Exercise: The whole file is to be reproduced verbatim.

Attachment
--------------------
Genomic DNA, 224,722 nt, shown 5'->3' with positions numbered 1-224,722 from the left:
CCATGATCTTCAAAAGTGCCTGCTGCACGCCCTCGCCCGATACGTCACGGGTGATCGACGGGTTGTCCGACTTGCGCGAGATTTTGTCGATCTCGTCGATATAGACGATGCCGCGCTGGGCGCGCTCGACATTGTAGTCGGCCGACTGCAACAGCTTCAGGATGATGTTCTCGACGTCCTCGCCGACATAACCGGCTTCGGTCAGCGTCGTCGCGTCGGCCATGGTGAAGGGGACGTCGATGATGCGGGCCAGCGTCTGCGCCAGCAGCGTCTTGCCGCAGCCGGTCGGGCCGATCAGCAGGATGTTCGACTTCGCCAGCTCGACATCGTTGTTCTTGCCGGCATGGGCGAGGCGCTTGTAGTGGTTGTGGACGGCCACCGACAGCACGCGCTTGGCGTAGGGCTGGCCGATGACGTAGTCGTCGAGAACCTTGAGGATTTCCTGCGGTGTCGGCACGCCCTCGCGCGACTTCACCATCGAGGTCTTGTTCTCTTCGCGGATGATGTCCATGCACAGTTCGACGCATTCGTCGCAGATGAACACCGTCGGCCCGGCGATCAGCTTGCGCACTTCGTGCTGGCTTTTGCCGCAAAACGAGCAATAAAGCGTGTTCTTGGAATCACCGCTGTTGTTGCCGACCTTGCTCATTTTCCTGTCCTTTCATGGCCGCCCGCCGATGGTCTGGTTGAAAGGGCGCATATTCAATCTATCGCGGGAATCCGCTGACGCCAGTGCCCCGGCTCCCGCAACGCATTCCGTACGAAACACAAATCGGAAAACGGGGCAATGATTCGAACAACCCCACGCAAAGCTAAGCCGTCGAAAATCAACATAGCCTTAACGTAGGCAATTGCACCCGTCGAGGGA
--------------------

Genomic DNA, 224,722 nt, shown 5'->3' with positions numbered 1-224,722 from the left:
CCATGATCTTCAAAAGTGCCTGCTGCACGCCCTCGCCCGATACGTCACGGGTGATCGACGGGTTGTCCGACTTGCGCGAGATTTTGTCGATCTCGTCGATATAGACGATGCCGCGCTGGGCGCGCTCGACATTGTAGTCGGCCGACTGCAACAGCTTCAGGATGATGTTCTCGACGTCCTCGCCGACATAACCGGCTTCGGTCAGCGTCGTCGCGTCGGCCATGGTGAAGGGGACGTCGATGATGCGGGCCAGCGTCTGCGCCAGCAGCGTCTTGCCGCAGCCGGTCGGGCCGATCAGCAGGATGTTCGACTTCGCCAGCTCGACATCGTTGTTCTTGCCGGCATGGGCGAGGCGCTTGTAGTGGTTGTGGACGGCCACCGACAGCACGCGCTTGGCGTAGGGCTGGCCGATGACGTAGTCGTCGAGAACCTTGAGGATTTCCTGCGGTGTCGGCACGCCCTCGCGCGACTTCACCATCGAGGTCTTGTTCTCTTCGCGGATGATGTCCATGCACAGTTCGACGCATTCGTCGCAGATGAACACCGTCGGCCCGGCGATCAGCTTGCGCACTTCGTGCTGGCTTTTGCCGCAAAACGAGCAATAAAGCGTGTTCTTGGAATCACCGCTGTTGTTGCCGACCTTGCTCATTTTCCTGTCCTTTCATGGCCGCCCGCCGATGGTCTGGTTGAAAGGGCGCATATTCAATCTATCGCGGGAATCCGCTGACGCCAGTGCCCCGGCTCCCGCAACGCATTCCGTACGAAACACAAATCGGAAAACGGGGCAATGATTCGAACAACCCCACGCAAAGCTAAGCCGTCGAAAATCAACATAGCCTTAACGTAGGCAATTGCACCCGTCGAGGGA